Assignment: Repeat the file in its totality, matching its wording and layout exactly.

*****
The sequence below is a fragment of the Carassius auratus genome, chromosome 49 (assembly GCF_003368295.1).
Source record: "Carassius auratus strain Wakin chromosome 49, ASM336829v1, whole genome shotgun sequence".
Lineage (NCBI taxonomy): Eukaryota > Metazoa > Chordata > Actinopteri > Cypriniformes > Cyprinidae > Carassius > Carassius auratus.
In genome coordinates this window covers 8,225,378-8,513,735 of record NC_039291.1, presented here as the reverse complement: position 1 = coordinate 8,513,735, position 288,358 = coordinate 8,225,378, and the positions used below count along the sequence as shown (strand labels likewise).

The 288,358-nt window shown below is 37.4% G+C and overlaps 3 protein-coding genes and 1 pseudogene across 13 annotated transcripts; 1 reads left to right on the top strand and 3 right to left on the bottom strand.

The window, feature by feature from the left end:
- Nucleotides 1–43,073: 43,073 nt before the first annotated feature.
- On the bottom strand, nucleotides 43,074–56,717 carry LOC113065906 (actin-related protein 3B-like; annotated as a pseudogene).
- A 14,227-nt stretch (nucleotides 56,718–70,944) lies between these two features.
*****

The sequence below is a fragment of the Carassius auratus genome, chromosome 49 (assembly GCF_003368295.1).
Source record: "Carassius auratus strain Wakin chromosome 49, ASM336829v1, whole genome shotgun sequence".
Lineage (NCBI taxonomy): Eukaryota > Metazoa > Chordata > Actinopteri > Cypriniformes > Cyprinidae > Carassius > Carassius auratus.
In genome coordinates this window covers 8,225,378-8,513,735 of record NC_039291.1, presented here as the reverse complement: position 1 = coordinate 8,513,735, position 288,358 = coordinate 8,225,378, and the positions used below count along the sequence as shown (strand labels likewise).

The 288,358-nt window shown below is 37.4% G+C and overlaps 3 protein-coding genes and 1 pseudogene across 13 annotated transcripts; 1 reads left to right on the top strand and 3 right to left on the bottom strand.

The window, feature by feature from the left end:
- Nucleotides 1–43,073: 43,073 nt before the first annotated feature.
- On the bottom strand, nucleotides 43,074–56,717 carry LOC113065906 (actin-related protein 3B-like; annotated as a pseudogene).
- A 14,227-nt stretch (nucleotides 56,718–70,944) lies between these two features.